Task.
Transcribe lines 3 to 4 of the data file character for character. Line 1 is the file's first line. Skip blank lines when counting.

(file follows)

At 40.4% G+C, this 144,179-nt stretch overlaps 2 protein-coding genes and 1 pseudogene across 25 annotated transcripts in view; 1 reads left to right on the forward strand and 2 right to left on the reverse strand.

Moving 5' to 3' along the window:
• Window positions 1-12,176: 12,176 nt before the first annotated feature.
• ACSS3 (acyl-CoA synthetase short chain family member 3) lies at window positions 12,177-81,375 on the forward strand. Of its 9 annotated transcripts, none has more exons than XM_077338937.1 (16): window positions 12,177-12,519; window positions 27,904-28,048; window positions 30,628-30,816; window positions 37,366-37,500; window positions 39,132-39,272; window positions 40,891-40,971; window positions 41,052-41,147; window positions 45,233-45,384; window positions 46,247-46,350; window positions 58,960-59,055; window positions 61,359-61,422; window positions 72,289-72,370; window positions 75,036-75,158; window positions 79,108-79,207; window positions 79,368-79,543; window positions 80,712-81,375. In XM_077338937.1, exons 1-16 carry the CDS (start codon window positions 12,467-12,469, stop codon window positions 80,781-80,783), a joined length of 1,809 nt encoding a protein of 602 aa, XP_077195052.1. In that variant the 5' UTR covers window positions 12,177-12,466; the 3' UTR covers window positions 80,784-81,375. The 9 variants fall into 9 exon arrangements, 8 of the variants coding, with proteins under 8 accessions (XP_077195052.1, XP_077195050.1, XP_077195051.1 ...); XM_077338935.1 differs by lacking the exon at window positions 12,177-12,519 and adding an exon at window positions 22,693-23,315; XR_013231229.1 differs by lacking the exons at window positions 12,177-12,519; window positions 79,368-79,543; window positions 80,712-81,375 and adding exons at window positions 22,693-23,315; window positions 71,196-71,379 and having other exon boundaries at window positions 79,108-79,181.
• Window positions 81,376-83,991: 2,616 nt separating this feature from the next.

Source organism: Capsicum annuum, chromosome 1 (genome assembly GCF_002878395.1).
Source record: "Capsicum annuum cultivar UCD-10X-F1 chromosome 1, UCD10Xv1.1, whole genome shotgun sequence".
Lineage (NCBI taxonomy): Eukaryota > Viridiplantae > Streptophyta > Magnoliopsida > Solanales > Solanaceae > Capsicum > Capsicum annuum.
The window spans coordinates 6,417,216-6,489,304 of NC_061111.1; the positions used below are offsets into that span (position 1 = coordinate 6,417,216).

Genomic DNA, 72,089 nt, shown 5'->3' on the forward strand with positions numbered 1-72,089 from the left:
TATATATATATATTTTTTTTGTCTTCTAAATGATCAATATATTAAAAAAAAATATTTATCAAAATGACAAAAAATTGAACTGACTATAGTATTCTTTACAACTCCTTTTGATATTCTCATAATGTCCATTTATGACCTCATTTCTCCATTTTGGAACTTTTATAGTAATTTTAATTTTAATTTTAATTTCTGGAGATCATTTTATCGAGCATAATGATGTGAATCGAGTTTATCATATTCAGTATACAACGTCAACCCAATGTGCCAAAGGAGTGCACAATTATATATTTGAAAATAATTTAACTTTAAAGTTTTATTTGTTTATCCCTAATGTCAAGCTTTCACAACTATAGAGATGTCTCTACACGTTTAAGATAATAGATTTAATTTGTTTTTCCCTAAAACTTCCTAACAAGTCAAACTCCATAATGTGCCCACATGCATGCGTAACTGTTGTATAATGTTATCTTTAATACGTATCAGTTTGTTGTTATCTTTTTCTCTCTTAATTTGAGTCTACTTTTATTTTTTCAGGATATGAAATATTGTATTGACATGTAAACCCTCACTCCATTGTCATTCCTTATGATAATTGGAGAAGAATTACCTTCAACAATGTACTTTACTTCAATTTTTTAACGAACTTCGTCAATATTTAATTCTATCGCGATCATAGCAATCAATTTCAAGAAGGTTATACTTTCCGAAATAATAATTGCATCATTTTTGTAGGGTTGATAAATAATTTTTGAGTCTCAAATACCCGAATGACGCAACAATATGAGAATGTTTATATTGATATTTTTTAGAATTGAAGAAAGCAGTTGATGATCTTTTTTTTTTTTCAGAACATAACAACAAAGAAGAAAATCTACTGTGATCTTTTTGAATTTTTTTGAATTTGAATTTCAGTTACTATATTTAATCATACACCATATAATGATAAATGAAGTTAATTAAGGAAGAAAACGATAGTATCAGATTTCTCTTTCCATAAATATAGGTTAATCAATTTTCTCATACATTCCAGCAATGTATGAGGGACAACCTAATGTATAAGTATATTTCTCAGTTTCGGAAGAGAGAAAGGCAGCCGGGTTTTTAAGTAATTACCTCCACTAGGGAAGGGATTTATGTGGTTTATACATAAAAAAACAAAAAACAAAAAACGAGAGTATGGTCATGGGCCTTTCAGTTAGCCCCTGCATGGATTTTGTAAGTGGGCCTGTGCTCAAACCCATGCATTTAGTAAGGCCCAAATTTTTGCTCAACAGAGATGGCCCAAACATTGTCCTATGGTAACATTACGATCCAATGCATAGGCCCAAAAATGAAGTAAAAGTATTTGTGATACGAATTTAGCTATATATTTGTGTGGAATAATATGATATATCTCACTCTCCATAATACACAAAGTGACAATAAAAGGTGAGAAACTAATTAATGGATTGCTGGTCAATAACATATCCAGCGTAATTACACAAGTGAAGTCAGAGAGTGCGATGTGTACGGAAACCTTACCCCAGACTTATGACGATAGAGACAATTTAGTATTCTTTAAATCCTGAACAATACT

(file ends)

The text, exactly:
• Window positions 1-12,176: 12,176 nt before the first annotated feature.
• ACSS3 (acyl-CoA synthetase short chain family member 3) lies at window positions 12,177-81,375 on the forward strand. Of its 9 annotated transcripts, none has more exons than XM_077338937.1 (16): window positions 12,177-12,519; window positions 27,904-28,048; window positions 30,628-30,816; window positions 37,366-37,500; window positions 39,132-39,272; window positions 40,891-40,971; window positions 41,052-41,147; window positions 45,233-45,384; window positions 46,247-46,350; window positions 58,960-59,055; window positions 61,359-61,422; window positions 72,289-72,370; window positions 75,036-75,158; window positions 79,108-79,207; window positions 79,368-79,543; window positions 80,712-81,375. In XM_077338937.1, exons 1-16 carry the CDS (start codon window positions 12,467-12,469, stop codon window positions 80,781-80,783), a joined length of 1,809 nt encoding a protein of 602 aa, XP_077195052.1. In that variant the 5' UTR covers window positions 12,177-12,466; the 3' UTR covers window positions 80,784-81,375. The 9 variants fall into 9 exon arrangements, 8 of the variants coding, with proteins under 8 accessions (XP_077195052.1, XP_077195050.1, XP_077195051.1 ...); XM_077338935.1 differs by lacking the exon at window positions 12,177-12,519 and adding an exon at window positions 22,693-23,315; XR_013231229.1 differs by lacking the exons at window positions 12,177-12,519; window positions 79,368-79,543; window positions 80,712-81,375 and adding exons at window positions 22,693-23,315; window positions 71,196-71,379 and having other exon boundaries at window positions 79,108-79,181.